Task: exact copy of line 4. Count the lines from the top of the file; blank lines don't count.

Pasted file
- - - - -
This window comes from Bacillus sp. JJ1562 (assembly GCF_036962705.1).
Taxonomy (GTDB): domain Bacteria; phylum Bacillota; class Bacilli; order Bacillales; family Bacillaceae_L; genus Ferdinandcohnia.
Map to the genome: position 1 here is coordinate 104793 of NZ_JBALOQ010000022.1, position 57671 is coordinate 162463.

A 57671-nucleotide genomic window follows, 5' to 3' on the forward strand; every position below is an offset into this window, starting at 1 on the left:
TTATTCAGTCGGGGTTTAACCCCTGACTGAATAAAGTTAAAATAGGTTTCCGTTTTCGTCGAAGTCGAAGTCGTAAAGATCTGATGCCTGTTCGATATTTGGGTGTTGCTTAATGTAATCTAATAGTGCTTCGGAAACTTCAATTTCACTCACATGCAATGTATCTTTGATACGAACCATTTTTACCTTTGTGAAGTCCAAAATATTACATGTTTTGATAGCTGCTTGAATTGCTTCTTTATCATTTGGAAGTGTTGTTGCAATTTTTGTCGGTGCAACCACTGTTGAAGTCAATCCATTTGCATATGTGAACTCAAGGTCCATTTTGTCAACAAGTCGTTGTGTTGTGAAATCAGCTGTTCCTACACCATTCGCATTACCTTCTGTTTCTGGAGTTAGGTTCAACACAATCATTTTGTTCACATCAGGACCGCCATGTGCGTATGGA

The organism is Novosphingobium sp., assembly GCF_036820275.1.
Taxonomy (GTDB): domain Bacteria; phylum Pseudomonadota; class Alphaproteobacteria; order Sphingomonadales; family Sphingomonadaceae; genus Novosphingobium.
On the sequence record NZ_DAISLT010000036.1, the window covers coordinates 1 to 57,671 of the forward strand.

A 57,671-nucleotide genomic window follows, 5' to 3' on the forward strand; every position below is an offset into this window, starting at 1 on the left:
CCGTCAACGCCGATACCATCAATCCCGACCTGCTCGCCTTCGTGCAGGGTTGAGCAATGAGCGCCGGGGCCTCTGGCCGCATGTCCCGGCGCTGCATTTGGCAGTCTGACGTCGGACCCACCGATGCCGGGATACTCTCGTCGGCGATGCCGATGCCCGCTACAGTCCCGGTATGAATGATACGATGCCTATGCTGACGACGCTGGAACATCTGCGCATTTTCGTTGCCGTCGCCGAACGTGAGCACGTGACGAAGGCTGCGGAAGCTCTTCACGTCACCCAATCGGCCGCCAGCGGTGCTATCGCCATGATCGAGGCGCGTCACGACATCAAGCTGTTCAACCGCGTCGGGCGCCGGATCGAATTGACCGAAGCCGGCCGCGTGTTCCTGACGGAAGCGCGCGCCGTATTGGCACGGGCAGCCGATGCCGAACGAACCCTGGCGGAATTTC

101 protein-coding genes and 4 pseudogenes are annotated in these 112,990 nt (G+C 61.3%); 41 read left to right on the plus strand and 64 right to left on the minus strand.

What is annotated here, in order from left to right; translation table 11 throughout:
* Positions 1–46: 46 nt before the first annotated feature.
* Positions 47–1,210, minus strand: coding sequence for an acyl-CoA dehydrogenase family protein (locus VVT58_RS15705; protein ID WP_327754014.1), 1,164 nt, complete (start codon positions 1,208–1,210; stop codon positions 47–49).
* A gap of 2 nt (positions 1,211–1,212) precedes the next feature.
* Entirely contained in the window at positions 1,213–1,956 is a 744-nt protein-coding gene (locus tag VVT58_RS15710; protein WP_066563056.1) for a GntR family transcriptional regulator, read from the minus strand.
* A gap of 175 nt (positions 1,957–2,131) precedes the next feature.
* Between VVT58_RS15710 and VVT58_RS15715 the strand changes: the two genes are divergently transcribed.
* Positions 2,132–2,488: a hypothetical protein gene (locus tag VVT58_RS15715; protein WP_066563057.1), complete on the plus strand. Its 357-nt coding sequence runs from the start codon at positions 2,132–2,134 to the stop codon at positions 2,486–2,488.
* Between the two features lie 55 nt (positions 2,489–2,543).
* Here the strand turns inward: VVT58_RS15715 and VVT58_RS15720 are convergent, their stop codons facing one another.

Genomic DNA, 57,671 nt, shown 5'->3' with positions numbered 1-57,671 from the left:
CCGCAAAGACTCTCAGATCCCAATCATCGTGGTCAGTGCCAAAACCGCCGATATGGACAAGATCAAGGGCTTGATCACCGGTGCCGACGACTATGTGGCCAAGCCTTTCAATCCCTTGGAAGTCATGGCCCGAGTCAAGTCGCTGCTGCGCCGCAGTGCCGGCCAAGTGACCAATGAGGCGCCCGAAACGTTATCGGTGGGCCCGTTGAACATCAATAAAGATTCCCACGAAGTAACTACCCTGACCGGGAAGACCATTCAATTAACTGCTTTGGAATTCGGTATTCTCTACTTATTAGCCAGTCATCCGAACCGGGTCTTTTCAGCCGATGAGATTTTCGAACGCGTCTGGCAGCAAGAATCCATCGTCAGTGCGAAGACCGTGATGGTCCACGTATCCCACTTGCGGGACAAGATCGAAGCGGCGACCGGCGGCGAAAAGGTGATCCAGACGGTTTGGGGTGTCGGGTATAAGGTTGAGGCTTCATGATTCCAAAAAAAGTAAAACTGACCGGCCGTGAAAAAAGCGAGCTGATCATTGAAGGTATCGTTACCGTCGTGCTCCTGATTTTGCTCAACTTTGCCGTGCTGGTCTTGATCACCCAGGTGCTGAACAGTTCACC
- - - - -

A 57671-nucleotide genomic window follows, 5' to 3' on the forward strand; every position below is an offset into this window, starting at 1 on the left: